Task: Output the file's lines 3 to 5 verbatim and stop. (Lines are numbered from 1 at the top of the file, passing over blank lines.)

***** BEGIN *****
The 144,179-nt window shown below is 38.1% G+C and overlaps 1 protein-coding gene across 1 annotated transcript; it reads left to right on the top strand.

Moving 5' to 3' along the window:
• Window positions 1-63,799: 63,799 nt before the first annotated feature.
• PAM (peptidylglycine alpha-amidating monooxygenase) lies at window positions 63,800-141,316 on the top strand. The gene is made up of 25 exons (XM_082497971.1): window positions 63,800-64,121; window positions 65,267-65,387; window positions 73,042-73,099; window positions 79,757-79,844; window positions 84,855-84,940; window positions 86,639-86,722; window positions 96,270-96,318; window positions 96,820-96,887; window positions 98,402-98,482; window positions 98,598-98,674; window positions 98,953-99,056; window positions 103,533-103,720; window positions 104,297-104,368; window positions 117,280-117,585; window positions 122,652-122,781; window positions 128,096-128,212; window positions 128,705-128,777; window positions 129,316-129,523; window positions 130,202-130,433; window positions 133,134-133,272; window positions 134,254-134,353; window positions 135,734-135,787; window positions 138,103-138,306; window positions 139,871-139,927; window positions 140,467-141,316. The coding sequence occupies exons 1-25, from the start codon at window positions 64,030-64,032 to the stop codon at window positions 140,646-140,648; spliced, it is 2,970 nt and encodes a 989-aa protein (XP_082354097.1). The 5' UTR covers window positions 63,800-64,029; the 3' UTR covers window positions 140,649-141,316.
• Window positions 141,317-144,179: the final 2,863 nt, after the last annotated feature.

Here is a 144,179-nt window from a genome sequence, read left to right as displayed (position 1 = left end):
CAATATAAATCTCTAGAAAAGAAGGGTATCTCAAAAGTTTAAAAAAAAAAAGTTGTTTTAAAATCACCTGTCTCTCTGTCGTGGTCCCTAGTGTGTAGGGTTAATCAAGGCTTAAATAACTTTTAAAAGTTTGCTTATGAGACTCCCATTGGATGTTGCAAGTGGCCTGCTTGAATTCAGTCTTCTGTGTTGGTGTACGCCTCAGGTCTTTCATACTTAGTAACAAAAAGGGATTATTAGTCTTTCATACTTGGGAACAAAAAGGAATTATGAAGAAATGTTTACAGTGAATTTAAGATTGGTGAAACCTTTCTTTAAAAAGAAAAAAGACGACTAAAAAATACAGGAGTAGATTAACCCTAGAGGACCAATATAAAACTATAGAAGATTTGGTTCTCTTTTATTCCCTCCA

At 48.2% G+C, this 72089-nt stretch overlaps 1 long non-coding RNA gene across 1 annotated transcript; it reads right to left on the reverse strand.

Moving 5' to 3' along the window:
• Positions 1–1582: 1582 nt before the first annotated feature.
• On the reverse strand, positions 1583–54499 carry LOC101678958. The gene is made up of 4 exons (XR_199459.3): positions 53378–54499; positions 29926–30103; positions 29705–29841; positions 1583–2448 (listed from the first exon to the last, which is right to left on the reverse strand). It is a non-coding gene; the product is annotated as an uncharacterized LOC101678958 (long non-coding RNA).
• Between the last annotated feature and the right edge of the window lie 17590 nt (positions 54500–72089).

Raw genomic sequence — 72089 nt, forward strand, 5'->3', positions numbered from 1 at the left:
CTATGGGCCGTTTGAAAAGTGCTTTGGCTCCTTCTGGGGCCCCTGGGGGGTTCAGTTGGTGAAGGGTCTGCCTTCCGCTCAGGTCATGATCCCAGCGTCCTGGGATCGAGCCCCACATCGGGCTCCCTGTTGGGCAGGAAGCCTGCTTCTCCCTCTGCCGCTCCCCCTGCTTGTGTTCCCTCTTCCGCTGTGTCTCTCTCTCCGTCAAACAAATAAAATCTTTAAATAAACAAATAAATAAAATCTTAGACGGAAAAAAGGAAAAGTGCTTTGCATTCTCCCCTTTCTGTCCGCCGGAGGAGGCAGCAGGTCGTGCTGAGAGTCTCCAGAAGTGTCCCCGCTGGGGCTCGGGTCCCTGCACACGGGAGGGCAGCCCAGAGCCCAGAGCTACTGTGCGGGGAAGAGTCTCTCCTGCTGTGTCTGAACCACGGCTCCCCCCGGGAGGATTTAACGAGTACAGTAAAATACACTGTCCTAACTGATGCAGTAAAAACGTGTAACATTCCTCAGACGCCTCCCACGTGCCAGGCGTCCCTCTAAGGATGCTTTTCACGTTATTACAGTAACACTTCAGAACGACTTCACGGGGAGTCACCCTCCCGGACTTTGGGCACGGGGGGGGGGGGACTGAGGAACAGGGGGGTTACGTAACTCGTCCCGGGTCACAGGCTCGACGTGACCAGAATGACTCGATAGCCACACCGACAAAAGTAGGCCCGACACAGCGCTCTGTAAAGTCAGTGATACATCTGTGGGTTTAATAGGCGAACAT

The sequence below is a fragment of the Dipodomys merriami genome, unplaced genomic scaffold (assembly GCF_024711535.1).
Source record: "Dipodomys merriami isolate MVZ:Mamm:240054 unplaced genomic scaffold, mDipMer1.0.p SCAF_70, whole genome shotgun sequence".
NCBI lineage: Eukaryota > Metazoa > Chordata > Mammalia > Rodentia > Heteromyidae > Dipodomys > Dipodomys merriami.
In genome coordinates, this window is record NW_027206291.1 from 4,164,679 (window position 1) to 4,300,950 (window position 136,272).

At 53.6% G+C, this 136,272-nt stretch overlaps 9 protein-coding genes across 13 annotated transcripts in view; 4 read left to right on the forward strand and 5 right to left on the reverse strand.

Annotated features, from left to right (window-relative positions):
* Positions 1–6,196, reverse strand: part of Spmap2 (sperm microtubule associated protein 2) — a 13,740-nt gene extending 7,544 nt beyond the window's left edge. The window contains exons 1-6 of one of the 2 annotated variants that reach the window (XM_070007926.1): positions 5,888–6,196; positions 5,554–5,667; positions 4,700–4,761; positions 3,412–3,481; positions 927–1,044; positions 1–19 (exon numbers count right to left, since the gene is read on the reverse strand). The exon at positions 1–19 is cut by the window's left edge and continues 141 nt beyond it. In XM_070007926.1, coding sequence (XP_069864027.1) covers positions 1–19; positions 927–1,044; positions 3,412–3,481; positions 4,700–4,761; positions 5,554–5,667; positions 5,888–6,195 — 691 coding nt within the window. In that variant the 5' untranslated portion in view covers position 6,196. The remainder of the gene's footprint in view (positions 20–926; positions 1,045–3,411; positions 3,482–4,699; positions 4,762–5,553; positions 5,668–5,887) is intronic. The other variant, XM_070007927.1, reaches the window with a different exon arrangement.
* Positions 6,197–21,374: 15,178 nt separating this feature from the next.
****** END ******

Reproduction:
• Window positions 1-63,799: 63,799 nt before the first annotated feature.
• PAM (peptidylglycine alpha-amidating monooxygenase) lies at window positions 63,800-141,316 on the top strand. The gene is made up of 25 exons (XM_082497971.1): window positions 63,800-64,121; window positions 65,267-65,387; window positions 73,042-73,099; window positions 79,757-79,844; window positions 84,855-84,940; window positions 86,639-86,722; window positions 96,270-96,318; window positions 96,820-96,887; window positions 98,402-98,482; window positions 98,598-98,674; window positions 98,953-99,056; window positions 103,533-103,720; window positions 104,297-104,368; window positions 117,280-117,585; window positions 122,652-122,781; window positions 128,096-128,212; window positions 128,705-128,777; window positions 129,316-129,523; window positions 130,202-130,433; window positions 133,134-133,272; window positions 134,254-134,353; window positions 135,734-135,787; window positions 138,103-138,306; window positions 139,871-139,927; window positions 140,467-141,316. The coding sequence occupies exons 1-25, from the start codon at window positions 64,030-64,032 to the stop codon at window positions 140,646-140,648; spliced, it is 2,970 nt and encodes a 989-aa protein (XP_082354097.1). The 5' UTR covers window positions 63,800-64,029; the 3' UTR covers window positions 140,649-141,316.
• Window positions 141,317-144,179: the final 2,863 nt, after the last annotated feature.